You have played a wide range of iconic characters, including recently Henry VIII in Shakespeare’s Henry VIII and Atticus Finch in the adaptation of Harper Lee’s To Kill A Mockingbird. Would you say that there’s a difference in how you approach playing a Shakespearean character versus a non-Shakespearean character?

I don’t think the approach to playing one of Shakespeare’s characters versus a non-Shakespearian character is greatly different. All journeys to playing a character, be it one of Shakespeare’s or another playwright’s, are both highly individualized and, at the same time, are (likely) similar to other character building journeys. Meaning that every character has a unique story and function within a play and it’s the actor’s job to particularize, personalize, and take responsibility for the thoughts, words, and actions of the character. The character is unique, the job of the actor (most of the time) is similar with each new play.

One of the unique and defining features of a Shakespeare play is the extraordinary language he assigns to the mouths of his characters. In this regard, one could argue that working on a Shakespeare character is unique because the language in his plays requires somewhat tireless attention and investigation. Owning and personalizing Shakespeare’s words demands depth, care, intelligence, rigour, loads of breath and technical skill, among other things.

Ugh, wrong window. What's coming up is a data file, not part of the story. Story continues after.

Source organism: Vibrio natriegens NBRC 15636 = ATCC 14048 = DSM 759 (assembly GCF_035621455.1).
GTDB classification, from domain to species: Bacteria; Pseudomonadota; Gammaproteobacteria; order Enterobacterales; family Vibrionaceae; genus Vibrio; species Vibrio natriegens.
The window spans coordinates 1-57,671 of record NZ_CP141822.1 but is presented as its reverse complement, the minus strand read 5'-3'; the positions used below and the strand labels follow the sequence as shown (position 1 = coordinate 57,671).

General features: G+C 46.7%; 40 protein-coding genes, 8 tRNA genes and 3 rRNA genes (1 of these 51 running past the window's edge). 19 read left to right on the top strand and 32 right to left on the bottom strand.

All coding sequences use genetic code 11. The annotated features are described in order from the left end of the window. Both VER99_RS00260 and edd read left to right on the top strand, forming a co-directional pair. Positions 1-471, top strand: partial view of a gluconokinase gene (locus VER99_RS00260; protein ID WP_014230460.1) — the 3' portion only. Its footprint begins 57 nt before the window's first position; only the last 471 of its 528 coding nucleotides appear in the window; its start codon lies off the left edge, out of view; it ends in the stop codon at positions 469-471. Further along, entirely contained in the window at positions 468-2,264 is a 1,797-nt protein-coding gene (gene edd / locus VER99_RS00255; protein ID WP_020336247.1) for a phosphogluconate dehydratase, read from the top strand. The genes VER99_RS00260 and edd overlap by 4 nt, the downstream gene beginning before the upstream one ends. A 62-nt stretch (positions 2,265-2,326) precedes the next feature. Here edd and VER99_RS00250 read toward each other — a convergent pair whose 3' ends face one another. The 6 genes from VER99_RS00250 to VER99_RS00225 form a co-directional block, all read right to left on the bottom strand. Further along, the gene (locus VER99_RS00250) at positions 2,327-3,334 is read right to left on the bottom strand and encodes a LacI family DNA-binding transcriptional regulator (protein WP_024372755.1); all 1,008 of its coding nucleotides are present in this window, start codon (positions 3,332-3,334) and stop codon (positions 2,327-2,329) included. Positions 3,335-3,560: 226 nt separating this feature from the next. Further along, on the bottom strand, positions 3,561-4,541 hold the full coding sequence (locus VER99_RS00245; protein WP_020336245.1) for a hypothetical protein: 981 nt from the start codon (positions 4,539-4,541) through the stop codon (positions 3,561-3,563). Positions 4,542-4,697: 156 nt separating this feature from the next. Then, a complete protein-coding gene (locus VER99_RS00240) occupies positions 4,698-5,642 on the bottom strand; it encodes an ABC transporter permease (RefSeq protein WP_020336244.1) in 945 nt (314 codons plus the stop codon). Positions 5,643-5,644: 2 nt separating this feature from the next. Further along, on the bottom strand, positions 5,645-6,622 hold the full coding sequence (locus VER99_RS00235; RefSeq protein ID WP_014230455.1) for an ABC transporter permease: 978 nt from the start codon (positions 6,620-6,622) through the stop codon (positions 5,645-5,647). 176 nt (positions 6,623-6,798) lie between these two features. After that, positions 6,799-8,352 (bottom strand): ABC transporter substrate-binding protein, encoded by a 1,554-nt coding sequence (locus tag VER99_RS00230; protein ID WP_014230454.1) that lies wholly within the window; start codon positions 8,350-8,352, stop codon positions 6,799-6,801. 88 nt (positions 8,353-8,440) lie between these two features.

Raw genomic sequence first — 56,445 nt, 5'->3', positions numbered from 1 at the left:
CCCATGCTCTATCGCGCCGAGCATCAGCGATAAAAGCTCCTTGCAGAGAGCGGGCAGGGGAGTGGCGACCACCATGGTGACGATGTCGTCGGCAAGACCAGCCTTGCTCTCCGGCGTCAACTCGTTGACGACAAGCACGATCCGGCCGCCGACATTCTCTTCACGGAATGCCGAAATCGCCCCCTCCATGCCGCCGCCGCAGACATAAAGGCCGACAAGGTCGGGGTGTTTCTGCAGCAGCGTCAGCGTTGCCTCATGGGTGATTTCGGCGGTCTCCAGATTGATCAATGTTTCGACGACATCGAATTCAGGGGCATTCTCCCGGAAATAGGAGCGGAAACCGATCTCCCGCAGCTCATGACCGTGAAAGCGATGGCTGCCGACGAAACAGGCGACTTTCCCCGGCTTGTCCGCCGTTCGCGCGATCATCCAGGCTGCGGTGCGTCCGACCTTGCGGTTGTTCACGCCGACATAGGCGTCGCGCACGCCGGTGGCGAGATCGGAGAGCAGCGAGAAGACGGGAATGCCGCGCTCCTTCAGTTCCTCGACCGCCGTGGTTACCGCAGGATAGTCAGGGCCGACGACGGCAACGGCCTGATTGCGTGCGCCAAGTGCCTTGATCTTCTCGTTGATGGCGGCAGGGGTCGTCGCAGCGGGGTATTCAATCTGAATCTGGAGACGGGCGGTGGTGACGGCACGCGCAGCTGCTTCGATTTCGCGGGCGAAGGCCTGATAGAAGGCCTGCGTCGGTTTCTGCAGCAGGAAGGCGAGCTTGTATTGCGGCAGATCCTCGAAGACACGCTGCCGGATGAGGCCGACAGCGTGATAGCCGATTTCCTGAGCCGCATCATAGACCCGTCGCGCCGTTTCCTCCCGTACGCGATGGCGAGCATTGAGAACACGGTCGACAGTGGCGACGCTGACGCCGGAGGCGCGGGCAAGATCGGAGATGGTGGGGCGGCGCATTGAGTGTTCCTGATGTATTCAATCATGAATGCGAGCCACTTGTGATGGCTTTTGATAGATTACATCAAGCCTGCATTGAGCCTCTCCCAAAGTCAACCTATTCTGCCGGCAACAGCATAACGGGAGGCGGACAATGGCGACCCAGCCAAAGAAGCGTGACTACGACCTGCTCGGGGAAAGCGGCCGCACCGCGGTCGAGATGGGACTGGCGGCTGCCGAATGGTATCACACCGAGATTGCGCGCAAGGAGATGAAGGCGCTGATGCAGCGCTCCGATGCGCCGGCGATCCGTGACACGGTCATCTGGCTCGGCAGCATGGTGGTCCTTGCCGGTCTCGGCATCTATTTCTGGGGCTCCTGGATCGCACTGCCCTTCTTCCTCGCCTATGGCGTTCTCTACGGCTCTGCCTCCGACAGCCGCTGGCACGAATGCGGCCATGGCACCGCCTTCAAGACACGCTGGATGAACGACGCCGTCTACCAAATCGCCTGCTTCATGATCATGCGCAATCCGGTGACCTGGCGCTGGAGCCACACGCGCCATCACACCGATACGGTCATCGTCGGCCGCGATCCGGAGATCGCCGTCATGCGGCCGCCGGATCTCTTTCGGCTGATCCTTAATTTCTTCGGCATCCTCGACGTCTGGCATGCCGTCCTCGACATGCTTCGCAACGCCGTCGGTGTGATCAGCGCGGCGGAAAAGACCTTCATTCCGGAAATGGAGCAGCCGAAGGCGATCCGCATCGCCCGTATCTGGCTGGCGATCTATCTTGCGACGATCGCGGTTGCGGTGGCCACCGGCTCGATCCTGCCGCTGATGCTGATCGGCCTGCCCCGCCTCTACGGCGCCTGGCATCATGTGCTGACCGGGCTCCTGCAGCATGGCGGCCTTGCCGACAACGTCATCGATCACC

Is there anything about Shakespeare that you think people should know before they read or see his work for the first time?

If you are encountering Shakespeare for the first time, I would recommend that you familiarize yourself with a few basics such as plot and basic relationships of characters to one another. You don’t want to feel utterly lost and disempowered the first time you encounter Shakespeare.

That said, don’t judge yourself for being a little lost or not understanding everything. Nobody does! And the more you watch and read Shakespeare, the more you will gain insight into and excitement about the plays. They contain a multitude of meanings. One of the pleasures of working on and watching Shakespeare is their bottomless quality. Multiple viewings of different productions are part of the joy.

Do you have any advice to give to aspiring theatre creators?

Two things come immediately to mind as advice to aspiring theatre creators. First, check in regularly with your passion for pursuing a career in the theatre. It’s a genuinely romantic way to live and make a living but it is a hustle. It requires vulnerability and tough resilience. Openness to new ideas and ways of working and a keen idea of your own process.  A willingness to work incredibly hard in the moment and persevere through periods of unemployment.  A life in the theatre requires some sacrifice of things other people take for granted.

Secondly, remember that you are in the most collaborative of art forms, the ultimate artistic team sport. Your ability to work cohesively and generously, boldly, creatively, and with humility inside the group dynamic is your highest responsibility to the work. That doesn’t mean compromising your sense of self or shining less brightly or that you will jive with everyone equally. It means connecting with the group with the aim of creating something greater than the sum of your parts. A rehearsed event that is alive with the intent of mending hearts, breaking hearts, challenging minds, splitting guts. In the end, it’s not about you alone. Theatre is a shared event.